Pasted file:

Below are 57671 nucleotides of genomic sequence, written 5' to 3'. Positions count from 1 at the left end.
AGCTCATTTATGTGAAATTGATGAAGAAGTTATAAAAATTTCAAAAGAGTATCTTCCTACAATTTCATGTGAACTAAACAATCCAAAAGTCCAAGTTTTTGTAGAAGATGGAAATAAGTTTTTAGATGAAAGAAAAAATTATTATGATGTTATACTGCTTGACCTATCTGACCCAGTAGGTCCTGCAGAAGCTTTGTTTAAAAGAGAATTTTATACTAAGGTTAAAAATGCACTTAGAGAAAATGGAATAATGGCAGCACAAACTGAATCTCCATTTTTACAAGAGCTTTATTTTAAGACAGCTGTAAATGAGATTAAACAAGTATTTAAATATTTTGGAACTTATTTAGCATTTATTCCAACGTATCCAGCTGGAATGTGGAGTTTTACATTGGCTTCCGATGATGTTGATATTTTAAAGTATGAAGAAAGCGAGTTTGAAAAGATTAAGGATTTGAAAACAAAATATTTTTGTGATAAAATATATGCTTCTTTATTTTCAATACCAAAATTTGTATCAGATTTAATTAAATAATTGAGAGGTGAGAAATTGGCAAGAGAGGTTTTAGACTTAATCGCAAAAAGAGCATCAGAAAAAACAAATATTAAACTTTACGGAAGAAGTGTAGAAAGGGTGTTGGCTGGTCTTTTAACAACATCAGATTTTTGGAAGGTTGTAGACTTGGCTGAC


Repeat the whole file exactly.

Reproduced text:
Below are 57671 nucleotides of genomic sequence, written 5' to 3'. Positions count from 1 at the left end.
AGCTCATTTATGTGAAATTGATGAAGAAGTTATAAAAATTTCAAAAGAGTATCTTCCTACAATTTCATGTGAACTAAACAATCCAAAAGTCCAAGTTTTTGTAGAAGATGGAAATAAGTTTTTAGATGAAAGAAAAAATTATTATGATGTTATACTGCTTGACCTATCTGACCCAGTAGGTCCTGCAGAAGCTTTGTTTAAAAGAGAATTTTATACTAAGGTTAAAAATGCACTTAGAGAAAATGGAATAATGGCAGCACAAACTGAATCTCCATTTTTACAAGAGCTTTATTTTAAGACAGCTGTAAATGAGATTAAACAAGTATTTAAATATTTTGGAACTTATTTAGCATTTATTCCAACGTATCCAGCTGGAATGTGGAGTTTTACATTGGCTTCCGATGATGTTGATATTTTAAAGTATGAAGAAAGCGAGTTTGAAAAGATTAAGGATTTGAAAACAAAATATTTTTGTGATAAAATATATGCTTCTTTATTTTCAATACCAAAATTTGTATCAGATTTAATTAAATAATTGAGAGGTGAGAAATTGGCAAGAGAGGTTTTAGACTTAATCGCAAAAAGAGCATCAGAAAAAACAAATATTAAACTTTACGGAAGAAGTGTAGAAAGGGTGTTGGCTGGTCTTTTAACAACATCAGATTTTTGGAAGGTTGTAGACTTGGCTGAC